Biologically engineering nanostructures to maximize energy, electron, and ion transport
Massachusetts Institute of Technology. Department of Materials Science and Engineering.
Angela M. Belcher.
MetadataShow full item record
Human intellectual desire inspires recent research to expand to interdisciplinary areas across biology, chemistry, and physics. Interdisciplinary research in unexplored areas is challenging, but holds great promise to elucidate what people did not see before. Scientific discoveries bring us not only intellectual pleasures, but also opportunities to contribute to the advancement of mankind. Photosynthesis is a representative interdisciplinary research field. Conducting research in photosynthesis requires a collaborative work of biology, photochemistry, and quantum physics. Nature has optimized photosystems in bacteria, algae, and plants over three billion years in an evolutionary fashion to utilize solar energy for their survival. The way nature has mastered such systems can provide insights into designing efficient solar energy conversion applications. This thesis explores artificial photosystems as proofs of nature's design concept using a biological scaffold of M13 bacteriophage. The main ideas in the thesis focus on maximizing transport phenomena in the systems, resulting in performance improvements. Genetic engineering of M13 bacteriophage enables nano-scale multi-component assemblies to create tunable, artificial photosystems for solar energy utilization. Artificial photosystems include light-harvesting antenna complexes and oxygen-evolving photocatalytic systems. In particular, a solid collaboration with Seth Lloyd's theory group inspires me to design a quantum light-harvesting antenna complex. The genetically engineered light-harvesting antenna complex creates a chromophore network interplaying between quantum and semi-classical mechanisms, thus maximizing exciton transport.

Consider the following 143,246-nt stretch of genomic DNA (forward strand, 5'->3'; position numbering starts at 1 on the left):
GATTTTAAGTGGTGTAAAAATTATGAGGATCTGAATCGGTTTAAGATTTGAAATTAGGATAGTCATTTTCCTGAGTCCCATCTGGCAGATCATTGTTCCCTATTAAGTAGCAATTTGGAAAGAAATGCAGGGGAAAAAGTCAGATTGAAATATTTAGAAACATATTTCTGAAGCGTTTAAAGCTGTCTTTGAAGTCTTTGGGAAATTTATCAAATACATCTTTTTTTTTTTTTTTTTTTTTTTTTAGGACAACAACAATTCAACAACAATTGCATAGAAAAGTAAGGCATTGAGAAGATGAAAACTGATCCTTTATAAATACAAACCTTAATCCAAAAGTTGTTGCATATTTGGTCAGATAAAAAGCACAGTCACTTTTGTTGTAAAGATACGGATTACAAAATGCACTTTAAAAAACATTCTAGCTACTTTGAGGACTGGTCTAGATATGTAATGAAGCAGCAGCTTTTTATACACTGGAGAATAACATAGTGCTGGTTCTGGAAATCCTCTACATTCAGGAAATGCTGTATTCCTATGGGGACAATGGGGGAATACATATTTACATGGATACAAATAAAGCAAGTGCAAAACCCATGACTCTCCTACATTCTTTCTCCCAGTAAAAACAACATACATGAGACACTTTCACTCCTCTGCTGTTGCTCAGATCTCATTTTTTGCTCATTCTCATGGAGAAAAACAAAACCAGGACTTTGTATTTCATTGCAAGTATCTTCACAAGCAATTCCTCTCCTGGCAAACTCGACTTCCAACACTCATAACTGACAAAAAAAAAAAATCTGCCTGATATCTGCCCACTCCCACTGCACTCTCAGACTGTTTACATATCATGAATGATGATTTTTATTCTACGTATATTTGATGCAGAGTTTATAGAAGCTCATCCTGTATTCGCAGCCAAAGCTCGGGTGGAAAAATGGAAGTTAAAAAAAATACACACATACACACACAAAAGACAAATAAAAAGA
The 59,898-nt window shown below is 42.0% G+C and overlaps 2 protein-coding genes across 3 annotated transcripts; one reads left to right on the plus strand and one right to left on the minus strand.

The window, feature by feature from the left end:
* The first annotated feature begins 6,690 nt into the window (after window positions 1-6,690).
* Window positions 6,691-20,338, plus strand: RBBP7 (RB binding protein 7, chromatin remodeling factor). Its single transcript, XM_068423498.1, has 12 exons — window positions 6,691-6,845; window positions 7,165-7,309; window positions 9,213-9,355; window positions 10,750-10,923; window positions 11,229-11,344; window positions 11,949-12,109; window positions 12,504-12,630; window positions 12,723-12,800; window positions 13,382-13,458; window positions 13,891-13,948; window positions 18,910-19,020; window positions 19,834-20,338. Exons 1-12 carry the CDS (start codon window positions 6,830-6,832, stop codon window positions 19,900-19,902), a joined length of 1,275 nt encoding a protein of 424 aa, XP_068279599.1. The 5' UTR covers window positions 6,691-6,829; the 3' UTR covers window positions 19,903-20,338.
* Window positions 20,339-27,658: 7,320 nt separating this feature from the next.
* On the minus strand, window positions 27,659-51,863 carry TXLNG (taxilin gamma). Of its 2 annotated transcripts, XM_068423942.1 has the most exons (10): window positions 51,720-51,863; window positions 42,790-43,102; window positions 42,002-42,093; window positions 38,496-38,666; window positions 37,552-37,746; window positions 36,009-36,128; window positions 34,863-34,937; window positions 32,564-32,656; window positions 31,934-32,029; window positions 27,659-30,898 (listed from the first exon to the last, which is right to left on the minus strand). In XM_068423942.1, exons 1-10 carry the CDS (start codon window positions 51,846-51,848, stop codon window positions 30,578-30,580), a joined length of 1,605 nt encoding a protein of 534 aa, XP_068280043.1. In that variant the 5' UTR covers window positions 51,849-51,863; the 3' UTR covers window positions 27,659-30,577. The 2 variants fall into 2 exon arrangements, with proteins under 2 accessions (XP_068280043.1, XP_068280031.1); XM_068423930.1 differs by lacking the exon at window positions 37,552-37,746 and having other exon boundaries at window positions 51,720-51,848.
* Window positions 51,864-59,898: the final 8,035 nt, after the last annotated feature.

Thesis: Ph. D., Massachusetts Institute of Technology, Department of Materials Science and Engineering, 2014.This electronic version was submitted by the student author. The certified thesis is available in the Institute Archives and Special Collections.Cataloged from student-submitted PDF version of thesis.Includes bibliographical references (pages 159-168).
DepartmentMassachusetts Institute of Technology. Department of Materials Science and Engineering.
Massachusetts Institute of Technology
Materials Science and Engineering.